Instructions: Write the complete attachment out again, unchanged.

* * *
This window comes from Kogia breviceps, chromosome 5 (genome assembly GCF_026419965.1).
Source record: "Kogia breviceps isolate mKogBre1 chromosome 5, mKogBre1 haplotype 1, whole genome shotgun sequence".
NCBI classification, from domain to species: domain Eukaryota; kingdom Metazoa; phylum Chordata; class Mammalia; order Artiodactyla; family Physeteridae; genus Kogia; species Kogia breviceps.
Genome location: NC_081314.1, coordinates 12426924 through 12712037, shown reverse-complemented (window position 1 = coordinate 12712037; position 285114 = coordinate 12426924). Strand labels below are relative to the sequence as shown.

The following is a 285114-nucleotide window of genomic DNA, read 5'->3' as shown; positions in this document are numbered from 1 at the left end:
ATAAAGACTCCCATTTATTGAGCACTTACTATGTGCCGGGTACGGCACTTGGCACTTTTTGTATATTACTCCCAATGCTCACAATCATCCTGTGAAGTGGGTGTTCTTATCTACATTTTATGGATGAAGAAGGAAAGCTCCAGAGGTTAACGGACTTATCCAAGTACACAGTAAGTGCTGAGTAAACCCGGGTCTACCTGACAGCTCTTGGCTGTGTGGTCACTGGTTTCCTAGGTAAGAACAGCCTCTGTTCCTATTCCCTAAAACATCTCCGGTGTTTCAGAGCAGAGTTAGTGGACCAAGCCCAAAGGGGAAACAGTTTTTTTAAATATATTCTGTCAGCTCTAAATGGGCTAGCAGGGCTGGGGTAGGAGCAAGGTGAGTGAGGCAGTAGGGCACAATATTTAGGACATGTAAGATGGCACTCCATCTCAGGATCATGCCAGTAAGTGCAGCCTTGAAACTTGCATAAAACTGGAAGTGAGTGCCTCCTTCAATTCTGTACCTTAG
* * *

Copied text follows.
This window comes from Kogia breviceps, chromosome 5 (genome assembly GCF_026419965.1).
Source record: "Kogia breviceps isolate mKogBre1 chromosome 5, mKogBre1 haplotype 1, whole genome shotgun sequence".
NCBI classification, from domain to species: domain Eukaryota; kingdom Metazoa; phylum Chordata; class Mammalia; order Artiodactyla; family Physeteridae; genus Kogia; species Kogia breviceps.
Genome location: NC_081314.1, coordinates 12426924 through 12712037, shown reverse-complemented (window position 1 = coordinate 12712037; position 285114 = coordinate 12426924). Strand labels below are relative to the sequence as shown.

The following is a 285114-nucleotide window of genomic DNA, read 5'->3' as shown; positions in this document are numbered from 1 at the left end:
ATAAAGACTCCCATTTATTGAGCACTTACTATGTGCCGGGTACGGCACTTGGCACTTTTTGTATATTACTCCCAATGCTCACAATCATCCTGTGAAGTGGGTGTTCTTATCTACATTTTATGGATGAAGAAGGAAAGCTCCAGAGGTTAACGGACTTATCCAAGTACACAGTAAGTGCTGAGTAAACCCGGGTCTACCTGACAGCTCTTGGCTGTGTGGTCACTGGTTTCCTAGGTAAGAACAGCCTCTGTTCCTATTCCCTAAAACATCTCCGGTGTTTCAGAGCAGAGTTAGTGGACCAAGCCCAAAGGGGAAACAGTTTTTTTAAATATATTCTGTCAGCTCTAAATGGGCTAGCAGGGCTGGGGTAGGAGCAAGGTGAGTGAGGCAGTAGGGCACAATATTTAGGACATGTAAGATGGCACTCCATCTCAGGATCATGCCAGTAAGTGCAGCCTTGAAACTTGCATAAAACTGGAAGTGAGTGCCTCCTTCAATTCTGTACCTTAG